What is an OLED and how does it generate light?

All common LEDs use inorganic semiconductor materials (i.e. Gallium Aresenide or GaAs) to generate light. The physical effect used is called electroluminescence meaning that certain materials can emit visible light when stimulated by an electric current. An OLED (Organic Light Emitting Diode) uses the same effect with the major difference that the used materials are hydro carbonate compounds – labelled “organic” because they are the same chemical ingredients all life on earth is made of.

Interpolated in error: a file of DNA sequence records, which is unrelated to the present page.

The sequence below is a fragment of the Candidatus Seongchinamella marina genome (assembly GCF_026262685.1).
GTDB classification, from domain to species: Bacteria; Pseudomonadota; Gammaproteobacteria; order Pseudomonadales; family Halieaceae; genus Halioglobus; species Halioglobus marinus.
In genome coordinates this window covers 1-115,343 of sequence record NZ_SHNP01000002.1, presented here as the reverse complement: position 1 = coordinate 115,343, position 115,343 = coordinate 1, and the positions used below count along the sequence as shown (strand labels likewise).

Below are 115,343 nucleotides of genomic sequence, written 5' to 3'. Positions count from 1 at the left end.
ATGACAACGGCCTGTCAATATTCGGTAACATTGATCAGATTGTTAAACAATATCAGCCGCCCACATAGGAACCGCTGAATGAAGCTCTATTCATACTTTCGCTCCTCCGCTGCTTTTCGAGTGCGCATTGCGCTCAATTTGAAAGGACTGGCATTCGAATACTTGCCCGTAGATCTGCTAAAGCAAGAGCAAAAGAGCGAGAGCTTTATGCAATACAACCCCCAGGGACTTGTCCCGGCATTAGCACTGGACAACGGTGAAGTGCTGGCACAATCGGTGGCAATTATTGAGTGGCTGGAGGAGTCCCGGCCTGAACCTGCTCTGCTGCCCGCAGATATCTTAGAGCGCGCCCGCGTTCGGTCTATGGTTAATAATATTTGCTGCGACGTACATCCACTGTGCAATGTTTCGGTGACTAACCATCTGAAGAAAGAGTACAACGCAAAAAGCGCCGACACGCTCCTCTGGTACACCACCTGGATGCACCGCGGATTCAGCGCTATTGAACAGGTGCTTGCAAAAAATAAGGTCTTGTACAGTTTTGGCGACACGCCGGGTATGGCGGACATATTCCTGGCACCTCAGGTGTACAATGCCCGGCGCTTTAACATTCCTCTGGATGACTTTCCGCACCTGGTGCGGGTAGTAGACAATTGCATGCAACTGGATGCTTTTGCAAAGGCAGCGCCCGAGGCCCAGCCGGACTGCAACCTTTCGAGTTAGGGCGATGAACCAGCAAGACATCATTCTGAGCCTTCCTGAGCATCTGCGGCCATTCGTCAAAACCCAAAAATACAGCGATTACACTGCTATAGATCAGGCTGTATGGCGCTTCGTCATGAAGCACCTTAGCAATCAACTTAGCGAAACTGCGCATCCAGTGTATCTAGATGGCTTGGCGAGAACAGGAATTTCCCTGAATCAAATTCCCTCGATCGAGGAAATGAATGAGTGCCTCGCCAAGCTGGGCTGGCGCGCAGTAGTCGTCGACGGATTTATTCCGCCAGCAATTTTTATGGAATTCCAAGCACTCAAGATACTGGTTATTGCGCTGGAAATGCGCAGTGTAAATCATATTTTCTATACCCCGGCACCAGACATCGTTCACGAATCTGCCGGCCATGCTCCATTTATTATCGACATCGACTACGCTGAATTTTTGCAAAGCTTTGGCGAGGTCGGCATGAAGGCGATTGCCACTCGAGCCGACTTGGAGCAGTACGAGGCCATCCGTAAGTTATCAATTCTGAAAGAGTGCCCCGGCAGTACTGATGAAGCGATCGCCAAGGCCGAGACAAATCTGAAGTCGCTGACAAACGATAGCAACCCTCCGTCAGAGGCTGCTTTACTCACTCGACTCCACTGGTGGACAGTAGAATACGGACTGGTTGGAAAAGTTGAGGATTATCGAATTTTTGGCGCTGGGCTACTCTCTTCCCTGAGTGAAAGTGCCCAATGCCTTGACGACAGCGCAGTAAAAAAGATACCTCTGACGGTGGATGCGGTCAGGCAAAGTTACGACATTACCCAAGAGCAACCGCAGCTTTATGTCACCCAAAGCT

The chemical nature of the material allows OLEDs to be built as sheet-like surface emitters compared to an LED where the light comes concentrated out of a tiny chip. Due to the characteristics of the materials it is therefore possible to manufacture thin, flexible surface light emitters with a remarkably uniform light distribution – an OLED panel.

The basic construction uses a quite complex layer structure with 15 or more layers to generate light at maximum efficiency. Individual layers can be manufactured as thin as 50nm and the active, light generating part of the layer stack comprises only a fraction of the overall thickness of the OELD panel.

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